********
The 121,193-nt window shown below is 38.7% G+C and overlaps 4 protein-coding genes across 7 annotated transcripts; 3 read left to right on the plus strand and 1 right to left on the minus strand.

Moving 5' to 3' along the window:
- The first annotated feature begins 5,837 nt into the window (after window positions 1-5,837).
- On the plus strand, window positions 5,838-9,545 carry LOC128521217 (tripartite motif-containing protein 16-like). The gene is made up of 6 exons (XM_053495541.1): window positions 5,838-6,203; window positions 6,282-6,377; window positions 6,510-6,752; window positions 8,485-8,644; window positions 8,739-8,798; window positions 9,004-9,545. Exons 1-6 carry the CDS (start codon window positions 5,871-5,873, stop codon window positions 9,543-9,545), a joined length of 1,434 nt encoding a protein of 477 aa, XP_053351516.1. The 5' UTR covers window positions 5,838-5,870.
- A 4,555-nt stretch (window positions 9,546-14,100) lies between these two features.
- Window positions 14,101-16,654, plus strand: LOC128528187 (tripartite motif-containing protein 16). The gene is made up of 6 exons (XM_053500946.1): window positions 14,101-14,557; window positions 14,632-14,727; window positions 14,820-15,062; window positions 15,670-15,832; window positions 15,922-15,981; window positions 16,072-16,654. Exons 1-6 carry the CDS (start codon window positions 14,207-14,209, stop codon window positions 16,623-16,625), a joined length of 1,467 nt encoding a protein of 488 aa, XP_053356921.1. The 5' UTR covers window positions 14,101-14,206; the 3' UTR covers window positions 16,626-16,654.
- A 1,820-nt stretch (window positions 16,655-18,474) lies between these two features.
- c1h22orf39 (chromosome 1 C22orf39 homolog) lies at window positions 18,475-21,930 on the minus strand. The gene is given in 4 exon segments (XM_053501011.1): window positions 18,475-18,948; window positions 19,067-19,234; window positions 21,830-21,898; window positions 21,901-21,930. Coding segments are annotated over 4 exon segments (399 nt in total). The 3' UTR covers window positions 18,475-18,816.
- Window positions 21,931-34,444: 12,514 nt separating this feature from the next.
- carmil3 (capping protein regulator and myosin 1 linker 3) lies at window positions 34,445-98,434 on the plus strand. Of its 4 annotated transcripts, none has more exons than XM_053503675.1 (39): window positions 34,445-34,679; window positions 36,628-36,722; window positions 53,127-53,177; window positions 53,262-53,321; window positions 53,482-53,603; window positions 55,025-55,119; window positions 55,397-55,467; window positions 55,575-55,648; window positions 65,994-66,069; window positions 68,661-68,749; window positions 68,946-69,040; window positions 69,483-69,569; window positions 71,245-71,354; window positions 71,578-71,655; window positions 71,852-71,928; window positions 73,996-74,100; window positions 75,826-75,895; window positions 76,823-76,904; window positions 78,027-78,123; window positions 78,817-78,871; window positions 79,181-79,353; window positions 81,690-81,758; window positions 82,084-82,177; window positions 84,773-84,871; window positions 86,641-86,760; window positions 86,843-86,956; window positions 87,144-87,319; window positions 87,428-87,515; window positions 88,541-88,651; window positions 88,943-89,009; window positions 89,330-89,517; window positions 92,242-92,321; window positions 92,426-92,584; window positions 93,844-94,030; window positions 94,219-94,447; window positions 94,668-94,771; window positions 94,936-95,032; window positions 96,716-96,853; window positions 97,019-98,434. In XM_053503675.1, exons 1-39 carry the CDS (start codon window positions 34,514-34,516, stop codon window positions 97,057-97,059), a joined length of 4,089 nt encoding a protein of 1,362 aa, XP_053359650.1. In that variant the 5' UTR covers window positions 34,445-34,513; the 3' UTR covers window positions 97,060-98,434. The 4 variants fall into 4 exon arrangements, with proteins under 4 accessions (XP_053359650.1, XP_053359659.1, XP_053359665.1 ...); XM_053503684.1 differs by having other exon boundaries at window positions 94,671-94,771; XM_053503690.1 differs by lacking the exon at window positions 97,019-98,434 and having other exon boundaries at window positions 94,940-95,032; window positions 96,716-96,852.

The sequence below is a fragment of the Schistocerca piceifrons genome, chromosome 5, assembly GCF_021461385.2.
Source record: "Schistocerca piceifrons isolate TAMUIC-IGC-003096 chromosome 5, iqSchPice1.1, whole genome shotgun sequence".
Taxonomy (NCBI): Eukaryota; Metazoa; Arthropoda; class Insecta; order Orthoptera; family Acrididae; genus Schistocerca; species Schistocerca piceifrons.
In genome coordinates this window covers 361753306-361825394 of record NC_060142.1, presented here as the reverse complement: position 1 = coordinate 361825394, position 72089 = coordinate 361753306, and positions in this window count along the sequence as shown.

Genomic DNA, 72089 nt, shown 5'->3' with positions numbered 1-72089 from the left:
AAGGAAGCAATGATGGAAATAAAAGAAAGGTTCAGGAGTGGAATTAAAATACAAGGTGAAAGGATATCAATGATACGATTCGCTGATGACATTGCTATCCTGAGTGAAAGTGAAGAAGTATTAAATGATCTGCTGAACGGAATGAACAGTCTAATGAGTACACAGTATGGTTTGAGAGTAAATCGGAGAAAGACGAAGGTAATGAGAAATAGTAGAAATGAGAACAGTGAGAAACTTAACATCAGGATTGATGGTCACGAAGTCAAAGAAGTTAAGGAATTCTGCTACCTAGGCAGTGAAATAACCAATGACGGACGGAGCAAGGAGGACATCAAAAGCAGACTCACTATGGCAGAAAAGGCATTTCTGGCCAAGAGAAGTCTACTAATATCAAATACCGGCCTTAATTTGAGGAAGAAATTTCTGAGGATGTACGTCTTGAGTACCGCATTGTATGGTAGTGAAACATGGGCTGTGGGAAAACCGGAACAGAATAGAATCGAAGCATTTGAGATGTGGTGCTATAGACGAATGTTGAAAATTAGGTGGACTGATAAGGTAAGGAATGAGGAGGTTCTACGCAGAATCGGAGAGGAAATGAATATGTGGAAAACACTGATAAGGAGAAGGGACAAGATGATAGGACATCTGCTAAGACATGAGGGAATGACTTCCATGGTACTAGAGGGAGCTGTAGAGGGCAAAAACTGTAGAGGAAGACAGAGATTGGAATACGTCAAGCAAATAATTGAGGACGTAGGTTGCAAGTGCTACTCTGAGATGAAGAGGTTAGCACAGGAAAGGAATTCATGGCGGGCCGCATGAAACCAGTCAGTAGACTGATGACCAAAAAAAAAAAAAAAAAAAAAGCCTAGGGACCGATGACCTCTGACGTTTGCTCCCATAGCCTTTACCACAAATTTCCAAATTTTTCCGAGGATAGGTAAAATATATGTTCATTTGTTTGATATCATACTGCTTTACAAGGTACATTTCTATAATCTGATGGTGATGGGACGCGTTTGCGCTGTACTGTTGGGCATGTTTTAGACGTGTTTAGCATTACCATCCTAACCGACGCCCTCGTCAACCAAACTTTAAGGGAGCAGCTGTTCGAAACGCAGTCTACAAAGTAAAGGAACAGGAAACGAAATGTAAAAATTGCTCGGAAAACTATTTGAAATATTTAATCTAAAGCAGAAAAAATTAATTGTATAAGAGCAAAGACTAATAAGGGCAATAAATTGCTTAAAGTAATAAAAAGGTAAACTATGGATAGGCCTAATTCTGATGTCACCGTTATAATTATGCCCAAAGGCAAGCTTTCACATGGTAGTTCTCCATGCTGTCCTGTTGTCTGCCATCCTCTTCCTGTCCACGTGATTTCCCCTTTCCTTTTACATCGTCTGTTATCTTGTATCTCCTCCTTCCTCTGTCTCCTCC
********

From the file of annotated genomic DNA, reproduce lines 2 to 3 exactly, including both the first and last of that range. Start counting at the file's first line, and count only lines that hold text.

Moving 5' to 3' along the window:
- The first annotated feature begins 5,837 nt into the window (after window positions 1-5,837).